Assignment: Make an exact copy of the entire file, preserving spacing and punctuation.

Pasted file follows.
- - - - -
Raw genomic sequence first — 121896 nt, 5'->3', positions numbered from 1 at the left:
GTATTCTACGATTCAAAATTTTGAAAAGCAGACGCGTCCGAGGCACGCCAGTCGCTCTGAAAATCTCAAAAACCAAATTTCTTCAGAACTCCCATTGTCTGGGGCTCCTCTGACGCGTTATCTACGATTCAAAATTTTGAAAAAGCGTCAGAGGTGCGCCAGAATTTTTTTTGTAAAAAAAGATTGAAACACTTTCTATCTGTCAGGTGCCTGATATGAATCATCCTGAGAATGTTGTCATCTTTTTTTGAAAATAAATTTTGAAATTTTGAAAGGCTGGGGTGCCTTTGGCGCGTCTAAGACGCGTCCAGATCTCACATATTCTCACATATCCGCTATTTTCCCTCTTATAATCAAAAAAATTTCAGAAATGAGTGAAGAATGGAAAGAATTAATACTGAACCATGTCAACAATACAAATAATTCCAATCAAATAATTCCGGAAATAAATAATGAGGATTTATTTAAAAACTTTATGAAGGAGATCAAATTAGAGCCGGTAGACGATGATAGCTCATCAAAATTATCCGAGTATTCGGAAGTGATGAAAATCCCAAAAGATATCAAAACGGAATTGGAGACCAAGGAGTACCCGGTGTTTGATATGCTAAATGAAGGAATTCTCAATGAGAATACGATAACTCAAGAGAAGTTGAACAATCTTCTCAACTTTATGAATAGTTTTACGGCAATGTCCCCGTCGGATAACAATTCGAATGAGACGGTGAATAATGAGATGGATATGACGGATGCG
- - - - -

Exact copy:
Raw genomic sequence first — 121896 nt, 5'->3', positions numbered from 1 at the left:
GTATTCTACGATTCAAAATTTTGAAAAGCAGACGCGTCCGAGGCACGCCAGTCGCTCTGAAAATCTCAAAAACCAAATTTCTTCAGAACTCCCATTGTCTGGGGCTCCTCTGACGCGTTATCTACGATTCAAAATTTTGAAAAAGCGTCAGAGGTGCGCCAGAATTTTTTTTGTAAAAAAAGATTGAAACACTTTCTATCTGTCAGGTGCCTGATATGAATCATCCTGAGAATGTTGTCATCTTTTTTTGAAAATAAATTTTGAAATTTTGAAAGGCTGGGGTGCCTTTGGCGCGTCTAAGACGCGTCCAGATCTCACATATTCTCACATATCCGCTATTTTCCCTCTTATAATCAAAAAAATTTCAGAAATGAGTGAAGAATGGAAAGAATTAATACTGAACCATGTCAACAATACAAATAATTCCAATCAAATAATTCCGGAAATAAATAATGAGGATTTATTTAAAAACTTTATGAAGGAGATCAAATTAGAGCCGGTAGACGATGATAGCTCATCAAAATTATCCGAGTATTCGGAAGTGATGAAAATCCCAAAAGATATCAAAACGGAATTGGAGACCAAGGAGTACCCGGTGTTTGATATGCTAAATGAAGGAATTCTCAATGAGAATACGATAACTCAAGAGAAGTTGAACAATCTTCTCAACTTTATGAATAGTTTTACGGCAATGTCCCCGTCGGATAACAATTCGAATGAGACGGTGAATAATGAGATGGATATGACGGATGCG